HF: How does the WFPF involve people who might not recognize the need for the preservation of such films?
DS: We deeply believe that saving a film is only half of our practice. The films must be seen and studied. We make every effort to screen films at venues such as the Museum of Modern Art and the Film Society of Lincoln Center, which offer us a space annually. We participate in panels, conferences, lectures and screen in a variety of locations and have toured the US and Europe with a set of 9 films. Audiences typically are wildly enthusiastic when they see these amazing films, some of which have not been screened for decades.
HF: The WFPF is a part of the organization New York Women in Film and Television, the mission of which also encompasses women in media. How does the preservation and exhibition of restored films by women compare with that of television and media? Is there more urgency to preserve film due to the nature of the physical material (celluloid)?
DS: Film is a fragile substance, especially stock made before the 1980s but video is also in danger. We wish that we could preserve video and TV as well but it is always a matter of money. We just don’t have enough.
HF: It must be a moving experience for women filmmakers to have their work preserved or restored and exhibited. What has your personal experience been in working with these filmmakers, especially those who attend the events at which their work is screened?
DS: Filmmakers are thrilled to have their beautiful work restored to them. Meredith Monk actually said her film, Ellis Island, looked better after our restoration than it had looked when she first made it! Every screening I’ve attended in the 10 years I’ve been on the committee has been exciting because the films are often so extraordinary. We have been able to include panels with filmmakers or people commenting on the films including Ruby Dee, Susan Meiselas, Tracey Moffatt, and, recently at the Film Society of Lincoln Center, Jessie Maple, now in her 80s, the first African American woman to make an independent feature film. These women have remarkable talent and remarkable experience and their conversation often generates great interaction with the audience. It’s fantastic to see how interested in the films, in filmmaking and in preservation people are.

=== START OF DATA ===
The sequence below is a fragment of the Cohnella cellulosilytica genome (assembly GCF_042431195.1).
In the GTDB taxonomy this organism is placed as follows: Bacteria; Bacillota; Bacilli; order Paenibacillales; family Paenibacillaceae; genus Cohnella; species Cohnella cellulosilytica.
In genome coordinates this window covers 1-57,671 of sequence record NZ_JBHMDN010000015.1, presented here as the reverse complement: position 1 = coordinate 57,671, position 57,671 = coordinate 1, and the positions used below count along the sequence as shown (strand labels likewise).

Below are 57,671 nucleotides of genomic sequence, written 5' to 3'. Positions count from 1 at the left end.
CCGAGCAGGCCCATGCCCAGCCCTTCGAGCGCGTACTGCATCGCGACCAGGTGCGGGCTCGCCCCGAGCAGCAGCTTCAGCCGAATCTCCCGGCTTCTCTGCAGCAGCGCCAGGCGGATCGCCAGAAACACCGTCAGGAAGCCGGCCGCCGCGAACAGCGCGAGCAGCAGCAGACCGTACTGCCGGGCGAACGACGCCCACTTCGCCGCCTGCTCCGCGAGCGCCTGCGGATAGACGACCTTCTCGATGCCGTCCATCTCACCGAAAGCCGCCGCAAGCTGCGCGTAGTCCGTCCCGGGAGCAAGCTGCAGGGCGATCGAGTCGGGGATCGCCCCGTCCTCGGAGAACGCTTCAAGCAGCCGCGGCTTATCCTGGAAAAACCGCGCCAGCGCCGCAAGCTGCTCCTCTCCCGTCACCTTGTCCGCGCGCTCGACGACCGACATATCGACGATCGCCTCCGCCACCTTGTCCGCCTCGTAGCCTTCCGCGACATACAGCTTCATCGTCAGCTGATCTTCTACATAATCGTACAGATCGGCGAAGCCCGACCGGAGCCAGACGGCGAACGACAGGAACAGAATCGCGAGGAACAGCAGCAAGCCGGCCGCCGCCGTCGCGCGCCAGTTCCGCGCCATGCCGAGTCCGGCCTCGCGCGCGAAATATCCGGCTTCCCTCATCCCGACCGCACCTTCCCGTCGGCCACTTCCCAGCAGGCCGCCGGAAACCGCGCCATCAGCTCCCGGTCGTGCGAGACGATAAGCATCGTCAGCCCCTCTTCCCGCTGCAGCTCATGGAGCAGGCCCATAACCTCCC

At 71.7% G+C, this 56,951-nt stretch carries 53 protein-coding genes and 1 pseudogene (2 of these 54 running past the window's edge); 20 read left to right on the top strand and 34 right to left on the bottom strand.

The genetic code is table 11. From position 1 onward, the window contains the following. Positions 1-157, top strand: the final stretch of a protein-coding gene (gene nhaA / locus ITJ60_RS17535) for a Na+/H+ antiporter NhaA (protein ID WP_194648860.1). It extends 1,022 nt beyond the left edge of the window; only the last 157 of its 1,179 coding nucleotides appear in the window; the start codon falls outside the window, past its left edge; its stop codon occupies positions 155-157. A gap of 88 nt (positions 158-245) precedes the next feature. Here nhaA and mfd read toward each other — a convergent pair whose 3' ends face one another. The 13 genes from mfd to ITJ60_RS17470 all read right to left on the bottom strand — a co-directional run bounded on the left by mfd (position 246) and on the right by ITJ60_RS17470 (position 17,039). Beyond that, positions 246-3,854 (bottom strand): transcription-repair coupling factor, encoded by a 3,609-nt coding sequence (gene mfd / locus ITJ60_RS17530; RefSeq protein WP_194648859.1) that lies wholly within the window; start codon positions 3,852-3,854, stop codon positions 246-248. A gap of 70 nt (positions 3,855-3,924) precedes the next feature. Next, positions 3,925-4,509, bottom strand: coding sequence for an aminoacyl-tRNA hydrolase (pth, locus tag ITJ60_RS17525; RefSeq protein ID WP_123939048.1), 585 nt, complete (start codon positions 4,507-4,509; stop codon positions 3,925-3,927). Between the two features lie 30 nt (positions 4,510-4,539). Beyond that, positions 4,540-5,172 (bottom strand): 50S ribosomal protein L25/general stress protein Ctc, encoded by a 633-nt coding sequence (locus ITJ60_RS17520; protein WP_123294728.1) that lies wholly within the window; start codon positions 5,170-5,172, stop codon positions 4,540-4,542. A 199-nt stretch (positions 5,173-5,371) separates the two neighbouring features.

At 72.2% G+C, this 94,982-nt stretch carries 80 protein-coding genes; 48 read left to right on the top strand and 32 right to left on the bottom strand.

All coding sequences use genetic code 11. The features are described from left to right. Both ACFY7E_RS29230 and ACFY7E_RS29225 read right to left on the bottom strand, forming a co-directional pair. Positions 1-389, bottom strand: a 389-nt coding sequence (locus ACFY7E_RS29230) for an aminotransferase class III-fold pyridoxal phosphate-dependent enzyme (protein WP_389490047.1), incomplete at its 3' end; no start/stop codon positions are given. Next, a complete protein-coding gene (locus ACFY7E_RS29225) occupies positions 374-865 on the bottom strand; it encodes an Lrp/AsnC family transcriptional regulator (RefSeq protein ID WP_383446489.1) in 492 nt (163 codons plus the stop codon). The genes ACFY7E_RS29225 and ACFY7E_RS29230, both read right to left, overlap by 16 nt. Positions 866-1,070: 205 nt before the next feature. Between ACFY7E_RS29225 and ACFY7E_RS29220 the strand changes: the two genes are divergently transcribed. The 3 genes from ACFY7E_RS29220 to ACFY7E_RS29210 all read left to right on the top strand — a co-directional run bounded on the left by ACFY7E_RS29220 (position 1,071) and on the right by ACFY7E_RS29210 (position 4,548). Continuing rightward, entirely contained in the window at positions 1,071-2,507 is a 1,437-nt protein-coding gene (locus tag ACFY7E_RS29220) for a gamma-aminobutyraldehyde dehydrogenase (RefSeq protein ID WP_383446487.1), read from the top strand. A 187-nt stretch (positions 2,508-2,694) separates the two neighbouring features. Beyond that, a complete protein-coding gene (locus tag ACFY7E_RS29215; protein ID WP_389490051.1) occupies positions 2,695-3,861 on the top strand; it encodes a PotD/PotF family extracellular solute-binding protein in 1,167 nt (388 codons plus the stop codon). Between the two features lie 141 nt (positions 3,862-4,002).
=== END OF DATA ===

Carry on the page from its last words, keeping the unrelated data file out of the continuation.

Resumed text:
HF: Is there a way in which the work of the WFPF can influence, or is influencing, the current filmmaking industry in the United States?
DS: That is a wonderful thought. The influence exists because we have been able to help make the films exist again and if you can see an exceptional film then you can think about new ways to make a film or new ways to think politically or new ways in which to conceive of an era such as the 1960s or 1970s when that film was made.
It is crucial that the films speak for themselves and not be left for historians to speculate about what a film might have been like.
I urge everyone to donate to The Women’s Film Preservation Fund… even $10 can help! Go to our website for more information about our past recipients, our history and how to contribute.
Thanks go out to Drake Stutesman for engaging with Her Film to talk about this important topic, and to Kia Muhammad of Film First Co. for making the arrangements.